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Re: [PATCH] add language/wisp to Guile?

From: Philip McGrath
Subject: Re: [PATCH] add language/wisp to Guile?
Date: Fri, 17 Feb 2023 22:50:37 -0500
User-agent: Cyrus-JMAP/3.9.0-alpha0-156-g081acc5ed5-fm-20230206.001-g081acc5e


On Fri, Feb 17, 2023, at 6:06 PM, Maxime Devos wrote:
> On 16-02-2023 22:38, Dr. Arne Babenhauserheide wrote:
>> Matt Wette <> writes:
>>> You may be interested in the load-lang patch I generated a few years ago
>>> to allow file-extension based loading, in addition to '#lang elisp"
>>> type hooks.
>> @Maxime: Is this something you’d be interested in championing?
> For the '#lang whatever stuff', no:
> The '#lang whatever' stuff makes Scheme (*) files unportable between 
> implementations, as '#lang scheme' is not a valid comment -- there exist 
> Schemes beyond Guile and Racket.  If it were changed to recognising
> '-*- mode: scheme -*-' or '-*- language: scheme -*-' or such, it would 
> be better IMO, but insufficient, because (^).

I haven't read the patch or this thread closely, but R6RS has an answer to any 
concerns about compatibility with `#lang`. At the beginning of Chapter 4, 
"Lexical and Datum Syntax" 
(<>) the report 

>  An implementation must not extend the lexical or datum syntax in any way, 
> with one exception: it need not treat the syntax `#!<identifier>`, for any 
> <identifier> (see section 4.2.4) that is not `r6rs`, as a syntax violation, 
> and it may use specific `#!`-prefixed identifiers as flags indicating that 
> subsequent input contains extensions to the standard lexical or datum syntax. 
> The syntax `#!r6rs` may be used to signify that the input afterward is 
> written with the lexical syntax and datum syntax described by this report. 
> `#!r6rs` is otherwise treated as a comment; see section 4.2.3.

Chez Scheme uses such comments to support extensions to lexical syntax, as 
documented in 

> The Chez Scheme lexical extensions described above are disabled in an input 
> stream after an `#!r6rs` comment directive has been seen, unless a 
> `#!chezscheme` comment directive has been seen since. Each library loaded 
> implicitly via import and each RNRS top-level program loaded via the 
> `--program` command-line option, the `scheme-script` command, or the 
> `load-program` procedure is treated as if it begins implicitly with an 
> `#!r6rs` comment directive.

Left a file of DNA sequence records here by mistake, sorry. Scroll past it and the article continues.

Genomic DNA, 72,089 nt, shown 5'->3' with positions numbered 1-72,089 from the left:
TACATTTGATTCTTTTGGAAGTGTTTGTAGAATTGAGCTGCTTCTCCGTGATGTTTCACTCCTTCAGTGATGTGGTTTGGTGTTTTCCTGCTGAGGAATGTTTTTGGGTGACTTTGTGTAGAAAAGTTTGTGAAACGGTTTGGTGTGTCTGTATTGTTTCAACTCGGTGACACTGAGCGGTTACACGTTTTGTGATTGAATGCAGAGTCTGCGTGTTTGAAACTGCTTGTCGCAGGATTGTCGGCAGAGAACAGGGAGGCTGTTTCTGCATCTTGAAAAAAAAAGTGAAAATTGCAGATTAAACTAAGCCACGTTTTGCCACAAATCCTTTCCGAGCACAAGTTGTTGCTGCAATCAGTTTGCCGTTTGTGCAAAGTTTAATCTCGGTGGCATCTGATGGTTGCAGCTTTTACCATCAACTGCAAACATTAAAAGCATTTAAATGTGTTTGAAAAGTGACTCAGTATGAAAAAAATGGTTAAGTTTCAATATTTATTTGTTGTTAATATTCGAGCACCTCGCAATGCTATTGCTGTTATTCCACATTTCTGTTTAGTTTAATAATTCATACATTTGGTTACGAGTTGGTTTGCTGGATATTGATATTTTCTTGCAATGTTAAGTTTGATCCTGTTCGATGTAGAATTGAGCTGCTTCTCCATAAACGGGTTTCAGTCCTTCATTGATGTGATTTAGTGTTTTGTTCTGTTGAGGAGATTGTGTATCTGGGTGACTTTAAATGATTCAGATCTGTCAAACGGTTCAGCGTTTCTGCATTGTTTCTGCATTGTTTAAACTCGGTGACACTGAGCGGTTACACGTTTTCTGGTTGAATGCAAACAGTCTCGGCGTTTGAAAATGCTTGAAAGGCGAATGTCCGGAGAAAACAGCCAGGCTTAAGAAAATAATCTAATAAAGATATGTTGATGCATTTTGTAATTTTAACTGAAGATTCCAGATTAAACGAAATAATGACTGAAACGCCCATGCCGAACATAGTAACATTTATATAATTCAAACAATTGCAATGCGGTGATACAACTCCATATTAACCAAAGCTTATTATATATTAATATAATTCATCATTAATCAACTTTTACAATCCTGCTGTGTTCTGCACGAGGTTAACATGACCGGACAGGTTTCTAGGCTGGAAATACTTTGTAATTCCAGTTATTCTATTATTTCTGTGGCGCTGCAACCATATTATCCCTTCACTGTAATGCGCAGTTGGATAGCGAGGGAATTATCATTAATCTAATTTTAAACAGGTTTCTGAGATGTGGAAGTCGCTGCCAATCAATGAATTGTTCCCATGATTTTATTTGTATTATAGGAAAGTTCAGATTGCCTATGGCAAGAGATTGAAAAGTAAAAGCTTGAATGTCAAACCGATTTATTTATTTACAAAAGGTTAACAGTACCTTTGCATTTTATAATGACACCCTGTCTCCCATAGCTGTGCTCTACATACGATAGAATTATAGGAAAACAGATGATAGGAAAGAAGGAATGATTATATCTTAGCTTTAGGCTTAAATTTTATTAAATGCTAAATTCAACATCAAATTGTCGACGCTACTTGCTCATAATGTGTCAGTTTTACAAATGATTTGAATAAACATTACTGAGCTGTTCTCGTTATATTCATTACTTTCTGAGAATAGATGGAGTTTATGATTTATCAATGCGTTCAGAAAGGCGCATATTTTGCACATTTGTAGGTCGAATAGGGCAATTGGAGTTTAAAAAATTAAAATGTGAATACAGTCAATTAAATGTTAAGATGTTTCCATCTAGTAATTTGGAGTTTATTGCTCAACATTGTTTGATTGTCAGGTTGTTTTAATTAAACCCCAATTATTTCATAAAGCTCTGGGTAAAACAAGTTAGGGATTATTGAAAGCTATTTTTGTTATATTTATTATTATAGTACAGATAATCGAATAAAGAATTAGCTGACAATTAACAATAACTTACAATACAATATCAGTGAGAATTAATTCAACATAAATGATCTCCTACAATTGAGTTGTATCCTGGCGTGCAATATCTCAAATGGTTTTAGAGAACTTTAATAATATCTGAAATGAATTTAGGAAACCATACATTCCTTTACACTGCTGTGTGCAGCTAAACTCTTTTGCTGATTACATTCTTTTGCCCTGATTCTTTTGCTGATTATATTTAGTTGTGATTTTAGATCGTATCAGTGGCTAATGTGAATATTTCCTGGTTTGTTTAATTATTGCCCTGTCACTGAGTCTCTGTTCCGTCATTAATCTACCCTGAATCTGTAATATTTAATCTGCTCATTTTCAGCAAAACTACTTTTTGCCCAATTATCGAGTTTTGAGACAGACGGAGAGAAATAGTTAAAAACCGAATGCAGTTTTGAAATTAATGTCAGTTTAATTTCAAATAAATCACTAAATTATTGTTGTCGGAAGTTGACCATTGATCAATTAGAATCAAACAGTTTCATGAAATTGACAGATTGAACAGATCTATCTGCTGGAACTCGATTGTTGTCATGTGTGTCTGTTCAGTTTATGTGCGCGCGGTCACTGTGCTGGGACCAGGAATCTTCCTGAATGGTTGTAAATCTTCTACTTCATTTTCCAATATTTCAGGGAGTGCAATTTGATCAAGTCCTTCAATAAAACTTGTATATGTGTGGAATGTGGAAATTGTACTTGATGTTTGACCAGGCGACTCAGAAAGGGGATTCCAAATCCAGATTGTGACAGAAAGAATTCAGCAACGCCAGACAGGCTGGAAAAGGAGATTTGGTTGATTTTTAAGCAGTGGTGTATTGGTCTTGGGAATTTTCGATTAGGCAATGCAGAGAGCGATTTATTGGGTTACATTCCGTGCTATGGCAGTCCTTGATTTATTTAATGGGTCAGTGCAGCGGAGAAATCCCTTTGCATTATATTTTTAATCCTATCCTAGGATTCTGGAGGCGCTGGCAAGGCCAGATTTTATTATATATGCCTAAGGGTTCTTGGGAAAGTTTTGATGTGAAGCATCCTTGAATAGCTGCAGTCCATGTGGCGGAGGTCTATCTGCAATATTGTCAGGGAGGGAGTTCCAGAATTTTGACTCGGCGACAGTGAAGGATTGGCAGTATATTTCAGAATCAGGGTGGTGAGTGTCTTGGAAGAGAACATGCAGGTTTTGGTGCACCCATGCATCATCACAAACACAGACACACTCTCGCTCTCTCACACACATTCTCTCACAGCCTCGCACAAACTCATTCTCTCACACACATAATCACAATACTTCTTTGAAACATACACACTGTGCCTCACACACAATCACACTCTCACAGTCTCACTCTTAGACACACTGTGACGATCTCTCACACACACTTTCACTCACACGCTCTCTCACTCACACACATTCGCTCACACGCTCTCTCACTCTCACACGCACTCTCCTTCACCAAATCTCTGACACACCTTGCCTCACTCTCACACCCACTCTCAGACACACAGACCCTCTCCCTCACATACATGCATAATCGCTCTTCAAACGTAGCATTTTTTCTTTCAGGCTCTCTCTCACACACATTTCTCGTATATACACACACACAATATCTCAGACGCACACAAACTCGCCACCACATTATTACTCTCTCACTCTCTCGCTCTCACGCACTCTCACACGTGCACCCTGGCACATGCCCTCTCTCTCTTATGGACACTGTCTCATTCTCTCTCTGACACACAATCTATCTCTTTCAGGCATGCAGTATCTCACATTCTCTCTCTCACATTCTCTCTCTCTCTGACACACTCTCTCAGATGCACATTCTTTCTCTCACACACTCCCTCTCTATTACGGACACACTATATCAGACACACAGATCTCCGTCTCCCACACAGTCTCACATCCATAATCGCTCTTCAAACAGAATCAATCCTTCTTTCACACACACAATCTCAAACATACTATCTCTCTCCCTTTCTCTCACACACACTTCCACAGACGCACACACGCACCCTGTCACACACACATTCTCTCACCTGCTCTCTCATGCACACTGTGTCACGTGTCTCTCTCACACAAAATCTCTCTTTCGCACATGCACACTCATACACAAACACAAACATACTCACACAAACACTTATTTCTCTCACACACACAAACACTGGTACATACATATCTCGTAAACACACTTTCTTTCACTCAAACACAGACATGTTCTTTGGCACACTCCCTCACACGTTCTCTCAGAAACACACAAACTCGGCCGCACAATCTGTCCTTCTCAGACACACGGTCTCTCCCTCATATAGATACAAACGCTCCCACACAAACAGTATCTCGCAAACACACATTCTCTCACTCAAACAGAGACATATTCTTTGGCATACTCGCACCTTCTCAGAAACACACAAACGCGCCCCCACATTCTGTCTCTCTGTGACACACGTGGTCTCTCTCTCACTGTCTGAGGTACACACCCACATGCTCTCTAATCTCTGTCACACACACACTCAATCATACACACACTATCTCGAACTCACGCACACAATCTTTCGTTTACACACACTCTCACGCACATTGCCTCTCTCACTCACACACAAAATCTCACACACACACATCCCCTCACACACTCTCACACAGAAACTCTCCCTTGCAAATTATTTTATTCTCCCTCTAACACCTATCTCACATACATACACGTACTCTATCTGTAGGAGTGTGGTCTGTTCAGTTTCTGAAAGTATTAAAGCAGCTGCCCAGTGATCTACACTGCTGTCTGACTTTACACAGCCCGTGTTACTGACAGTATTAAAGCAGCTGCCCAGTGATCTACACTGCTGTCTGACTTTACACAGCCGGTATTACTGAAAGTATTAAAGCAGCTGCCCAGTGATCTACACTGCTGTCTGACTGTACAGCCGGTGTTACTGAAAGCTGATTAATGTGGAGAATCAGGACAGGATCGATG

> The case of symbol and character names is normally significant, as required 
> by the Revised6 Report. Names are folded, as if by string-foldcase, following 
> a `#!fold-case` comment directive in the same input stream unless a 
> `#!no-fold-case` has been seen since. Names are also folded if neither 
> directive has been seen and the parameter `case-sensitive` has been set to 
> `#f`. 

In Racket, in the initial configuration of the reader when reading a file, 
"`#!` is an alias for `#lang` followed by a space when `#!` is followed by 
alphanumeric ASCII, `+`, `-`, or `_`." (See 
This does not conflict with Racket's support for script shebangs: "A `#!`  
(which is `#!` followed by a space) or `#!/` starts a line comment that can be 
continued to the next line by ending a line with `\`. This form of comment 
normally appears at the beginning of a Unix script file." (See 
 Furthermore, the lexical syntax for the rest of the file is entirely under 
control of the specified language. Most languages parameterize the reader to 
reject further uses of `#lang` or its `#!` alias. Some "meta-languages" 
chain-load another language but parameterize it in some way (e.g. 
<>). The `#!r6rs` language, of 
course, handles `#!` exactly as specified by R6RS, with no extensions. 

(Guile does not handle `#!r6rs` properly, presumably because of the legacy 
`#!`/`!#` block comments. I think this should be a surmountable obstacle, 
though, especially since Guile does support standard `#|`/`|#` block comments.)

> (^) it doesn't integrate with the module system -- more concretely, 
> (use-modules (foo)) wouldn't try loading foo.js -- adding '-x' arguments 
> would solve that, but we agree that that would be unreasonable in many 
> situations.  (Alternatively one could place ECMAScript code in a file 
> with extension '.scm' with a '#lang' / '-*- mode: ecmascript -*-', but 
> ... no.)

Racket has a mechanism to enable additional source file extensions without 
needing explicit command-line arguments by defining `module-suffixes` or 
`doc-modules-suffixes` in a metadata module that is consulted when the 
collection is "set up": 
However, this mechanism is not widely used.

Overall, the experience of the Racket community strongly suggests that a file 
should say what language it is written in. Furthermore, that language is a 
property of the code, not of its runtime environment, so environment variables, 
command-line options, and similar extralinguistic mechanism are a particularly 
poor fit for controlling it. File extensions are not the worst possible 
mechanisms, but they have similar problems: code written in an unsaved editor 
or a blog post may not have a file extension. (For more on this theme, see the 
corresponding point of the Racket Manifesto: 
 Actually writing the language into the source code has proven to work well.

To end with an argument from authority, this is from Andy Wingo's "lessons 
learned from guile, the ancient & spry" 

> On the change side, we need parallel installability for entire languages. 
> Racket did a great job facilitating this with #lang and we should just adopt 
> that.


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